- Department of Neurosurgery, SCB Medical College and Hospital, Cuttack, Odisha, India
Satya Bhusan Senapati
Department of Neurosurgery, SCB Medical College and Hospital, Cuttack, Odisha, India
DOI:10.4103/2152-7806.130907Copyright: © 2014 Senapati SB. This is an open-access article distributed under the terms of the Creative Commons Attribution License, which permits unrestricted use, distribution, and reproduction in any medium, provided the original author and source are credited.
How to cite this article: Senapati SB, Mishra SS, Das S, Parida DK, Satapathy MC. Cranio cervical tuberculous hypertrophic pachymeningitis. Surg Neurol Int 16-Apr-2014;5:52
How to cite this URL: Senapati SB, Mishra SS, Das S, Parida DK, Satapathy MC. Cranio cervical tuberculous hypertrophic pachymeningitis. Surg Neurol Int 16-Apr-2014;5:52. Available from: http://sni.wpengine.com/surgicalint_articles/cranio-cervical-tuberculous-hypertrophic-pachymeningitis/
Background:Hypertrophic pachymeningitis is a unique clinical entity characterized by fibrosis and thickening of dura mater resulting in neurological dysfunction. It could be idiopathic or due to variety of inflammatory and infectious conditions. Tuberculous hypertrophic pachymeningitis involving cranio cervical region is rarely reported.
Case Description:A 50-year-old female presented with history of progressive quadriparesis and stiffness of neck for 2 years, dysphagia to liquid for past 3 months. Her condition rapidly deteriorated when another physician prescribed her corticosteroid. Physical examination revealed high cervical compressive myelo-radiculopathy with lower cranial nerve palsy and neck rigidity. Series of serum analysis, cerebrospinal fluid (CSF) study and contrast magnetic resonance imaging (MRI) clinched the diagnosis. She improved on antitubercular treatment.
Conclusion:In case of multilevel cervical compressive myelo-radiculopathy with lower cranial involvement, possibility of hypertrophic pachymeningitis should be kept in mind. Before diagnosing it as idiopathic, infectious causes should be excluded otherwise prescription of corticosteroid will flare up the disease process.
Keywords: Cranio cervical, hypertrophic pachymeningitis, tuberculous
Hypertrophic thickening of the meninges can be caused by a variety of pathological processes such as inflammatory (tuberculosis, fungal, Lyme's disease, syphillis, Human T-lymphotropic virus (HTLV), collagen vascular disorders (rheumatoid arthritis, Wegner's granulomatosis, systemic lupus erythematosus, mixed connective tissue disease), multifocal fibrosclerosis, neoplasia (carcinoma, lymphoma, meningioma en plaque), and miscellaneous disorders such as sarcoidosis, hemodialysis, mucopolysaccharidosis, and intrathecal drug administration.[
A 50-year-old female presented with history of progressive quadriparesis and stiffness of neck for 2 years, dysphagia to liquid for past 3 months. She had visited several doctors without any relief for the said complaints. Magnetic resonance imaging (MRI) of cervical spine was done one year back. On the basis of clinical history and supportive MRI finding, she was previously diagnosed as a case of high cervical compressive myelopathy with cord changes due to thickening of ligamentum flavum and posterior longichudinal ligament extending from foramen magnum up to C4 vertebral level. Corticosteroid was prescribed by her previous physician. Following which her condition deteriorated rapidly.Her neck became so stiff that she was unable to move it, numbness extended to all over her body; she developed dysphagia to liquid and became bed ridden. Physical examination revealed high cervical compressive myelo-radiculopathy with lower cranial nerve palsy and rigid neck. Recent contrast MRI was suggestive of circumferentially, grossly thickened, enhancing dura extending from caudal aspect of posterior fossa up to C7 level with variable compression of cord and emerging nerve roots [Figures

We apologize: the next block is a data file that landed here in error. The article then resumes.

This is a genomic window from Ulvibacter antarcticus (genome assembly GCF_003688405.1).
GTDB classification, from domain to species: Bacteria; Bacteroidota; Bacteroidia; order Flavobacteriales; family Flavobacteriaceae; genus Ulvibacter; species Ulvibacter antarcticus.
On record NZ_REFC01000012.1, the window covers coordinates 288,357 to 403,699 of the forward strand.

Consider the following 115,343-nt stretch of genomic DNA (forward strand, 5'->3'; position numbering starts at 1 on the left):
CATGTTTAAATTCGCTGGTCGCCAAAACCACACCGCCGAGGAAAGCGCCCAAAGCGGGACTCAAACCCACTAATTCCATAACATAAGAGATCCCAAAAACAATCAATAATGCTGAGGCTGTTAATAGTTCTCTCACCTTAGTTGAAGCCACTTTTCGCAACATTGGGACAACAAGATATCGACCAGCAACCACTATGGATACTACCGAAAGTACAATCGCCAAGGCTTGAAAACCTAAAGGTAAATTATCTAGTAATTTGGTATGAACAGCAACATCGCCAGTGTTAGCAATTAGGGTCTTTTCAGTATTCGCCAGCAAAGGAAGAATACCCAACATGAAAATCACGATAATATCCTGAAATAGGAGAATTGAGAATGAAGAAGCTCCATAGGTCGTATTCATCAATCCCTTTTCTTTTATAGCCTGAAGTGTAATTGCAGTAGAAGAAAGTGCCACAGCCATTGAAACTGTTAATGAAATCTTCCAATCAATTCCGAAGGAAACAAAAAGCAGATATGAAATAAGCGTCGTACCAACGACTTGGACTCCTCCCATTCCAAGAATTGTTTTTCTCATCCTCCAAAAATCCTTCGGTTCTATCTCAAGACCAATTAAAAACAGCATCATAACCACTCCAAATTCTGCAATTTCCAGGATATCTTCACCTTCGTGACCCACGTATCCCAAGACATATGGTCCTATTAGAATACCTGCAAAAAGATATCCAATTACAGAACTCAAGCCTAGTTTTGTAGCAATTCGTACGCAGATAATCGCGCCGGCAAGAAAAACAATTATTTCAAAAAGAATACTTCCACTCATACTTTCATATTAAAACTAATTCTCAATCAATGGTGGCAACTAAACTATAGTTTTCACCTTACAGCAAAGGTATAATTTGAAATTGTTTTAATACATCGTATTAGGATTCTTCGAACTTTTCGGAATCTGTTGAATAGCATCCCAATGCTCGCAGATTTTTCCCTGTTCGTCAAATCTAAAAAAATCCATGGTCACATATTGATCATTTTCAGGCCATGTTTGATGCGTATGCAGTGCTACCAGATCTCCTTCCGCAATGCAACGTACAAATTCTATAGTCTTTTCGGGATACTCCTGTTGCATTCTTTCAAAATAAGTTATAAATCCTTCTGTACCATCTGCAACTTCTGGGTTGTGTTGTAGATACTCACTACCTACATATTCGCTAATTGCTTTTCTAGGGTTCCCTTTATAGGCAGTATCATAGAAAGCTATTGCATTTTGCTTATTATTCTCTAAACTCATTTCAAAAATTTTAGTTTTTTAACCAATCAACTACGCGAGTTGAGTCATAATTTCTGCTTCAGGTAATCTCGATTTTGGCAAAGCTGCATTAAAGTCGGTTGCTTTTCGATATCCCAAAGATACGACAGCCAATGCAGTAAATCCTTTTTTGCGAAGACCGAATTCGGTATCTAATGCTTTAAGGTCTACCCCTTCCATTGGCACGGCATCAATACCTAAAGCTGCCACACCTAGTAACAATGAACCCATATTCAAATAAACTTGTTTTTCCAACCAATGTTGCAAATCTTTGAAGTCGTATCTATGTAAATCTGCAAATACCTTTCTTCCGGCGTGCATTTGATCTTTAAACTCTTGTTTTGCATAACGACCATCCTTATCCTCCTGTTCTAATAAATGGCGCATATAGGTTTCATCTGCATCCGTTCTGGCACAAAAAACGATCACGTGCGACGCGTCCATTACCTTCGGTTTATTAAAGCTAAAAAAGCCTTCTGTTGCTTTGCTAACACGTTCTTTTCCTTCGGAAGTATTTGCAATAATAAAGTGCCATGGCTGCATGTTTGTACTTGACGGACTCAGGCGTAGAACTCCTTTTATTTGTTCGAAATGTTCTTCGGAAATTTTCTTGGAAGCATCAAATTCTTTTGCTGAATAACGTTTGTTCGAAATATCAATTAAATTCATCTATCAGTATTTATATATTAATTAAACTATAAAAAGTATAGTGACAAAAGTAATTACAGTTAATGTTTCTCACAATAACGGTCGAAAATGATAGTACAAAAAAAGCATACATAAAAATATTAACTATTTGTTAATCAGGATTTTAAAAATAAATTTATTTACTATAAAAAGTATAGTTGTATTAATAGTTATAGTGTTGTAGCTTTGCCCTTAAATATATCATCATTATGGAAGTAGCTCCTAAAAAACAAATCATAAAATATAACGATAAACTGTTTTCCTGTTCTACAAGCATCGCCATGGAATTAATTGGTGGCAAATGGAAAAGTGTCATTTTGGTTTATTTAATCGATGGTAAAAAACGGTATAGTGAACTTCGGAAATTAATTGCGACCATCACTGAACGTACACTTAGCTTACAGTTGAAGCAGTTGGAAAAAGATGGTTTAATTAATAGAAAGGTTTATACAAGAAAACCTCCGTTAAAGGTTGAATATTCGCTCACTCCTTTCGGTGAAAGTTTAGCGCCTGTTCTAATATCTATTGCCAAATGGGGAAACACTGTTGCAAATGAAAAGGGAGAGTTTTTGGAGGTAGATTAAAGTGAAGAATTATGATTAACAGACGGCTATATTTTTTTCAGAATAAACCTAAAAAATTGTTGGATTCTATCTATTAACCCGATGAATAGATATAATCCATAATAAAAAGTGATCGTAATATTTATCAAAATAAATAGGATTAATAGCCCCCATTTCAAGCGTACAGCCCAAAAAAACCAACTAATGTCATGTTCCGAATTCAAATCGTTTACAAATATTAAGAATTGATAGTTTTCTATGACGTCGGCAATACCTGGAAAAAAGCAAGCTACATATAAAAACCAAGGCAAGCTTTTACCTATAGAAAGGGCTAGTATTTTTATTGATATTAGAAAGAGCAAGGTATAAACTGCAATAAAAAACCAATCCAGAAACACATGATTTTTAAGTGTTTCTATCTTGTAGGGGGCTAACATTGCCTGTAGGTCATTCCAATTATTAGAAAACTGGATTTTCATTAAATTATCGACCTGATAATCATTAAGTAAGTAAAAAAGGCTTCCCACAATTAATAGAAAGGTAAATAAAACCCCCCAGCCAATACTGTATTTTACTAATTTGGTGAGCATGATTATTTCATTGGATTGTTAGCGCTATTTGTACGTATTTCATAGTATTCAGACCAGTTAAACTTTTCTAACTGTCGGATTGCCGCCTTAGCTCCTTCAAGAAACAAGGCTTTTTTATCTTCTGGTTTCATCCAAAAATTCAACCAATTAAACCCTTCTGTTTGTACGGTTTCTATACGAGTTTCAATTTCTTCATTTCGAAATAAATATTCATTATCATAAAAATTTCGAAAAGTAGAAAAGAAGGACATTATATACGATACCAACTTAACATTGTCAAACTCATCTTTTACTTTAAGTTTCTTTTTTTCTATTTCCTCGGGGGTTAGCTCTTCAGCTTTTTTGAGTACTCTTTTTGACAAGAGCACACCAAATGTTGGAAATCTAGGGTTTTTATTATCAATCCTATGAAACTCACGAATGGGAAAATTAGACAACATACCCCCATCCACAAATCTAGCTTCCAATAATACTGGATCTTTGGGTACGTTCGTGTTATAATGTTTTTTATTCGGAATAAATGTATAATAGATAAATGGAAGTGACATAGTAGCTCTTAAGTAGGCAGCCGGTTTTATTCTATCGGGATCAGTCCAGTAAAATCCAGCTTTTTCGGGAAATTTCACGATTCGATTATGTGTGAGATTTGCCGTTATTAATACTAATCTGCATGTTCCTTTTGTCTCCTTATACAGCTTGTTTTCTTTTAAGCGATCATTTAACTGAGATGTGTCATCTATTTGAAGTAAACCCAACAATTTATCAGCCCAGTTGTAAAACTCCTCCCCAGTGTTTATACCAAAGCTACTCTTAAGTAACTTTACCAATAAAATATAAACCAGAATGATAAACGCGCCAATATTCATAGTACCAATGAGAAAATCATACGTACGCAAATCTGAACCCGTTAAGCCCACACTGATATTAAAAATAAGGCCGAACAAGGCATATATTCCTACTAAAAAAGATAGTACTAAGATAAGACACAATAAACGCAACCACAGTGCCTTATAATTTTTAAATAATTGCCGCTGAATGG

HPM is a rare disorder of diverse etiology. Charcot and Joffroy[
In the first stage of spinal HPM, patients experience local and radicular pain. The second stage can present signs of nerve root compression. In addition, in the third stage, patients eventually suffer from spinal cord compression.[
HPM is being increasingly recognized with the advent of computed tomography (CT) and MRI. On MRI, thickened dura mater appears isointense or hypointense on T1WI and hypointense on T2WI sequence with a hyperintense edge, which is best seen in coronal or sagittal sections.[
The natural course of IHPM is poorly understood. Spontaneous resolution, response to steroids, steroid dependency, remitting, and relapsing course have been documented.[
In case of multilevel cervical compressive myelo-radiculopathy with lower cranial involvement, possibility of HPM should be kept in mind. Before diagnosing it as idiopathic, infectious causes should be excluded; otherwise prescription of corticosteroid will flare up the disease process. Though early surgical excision has been documented for IHPM, a course of antitubercular treatment seems appropriate for tubercular causes.
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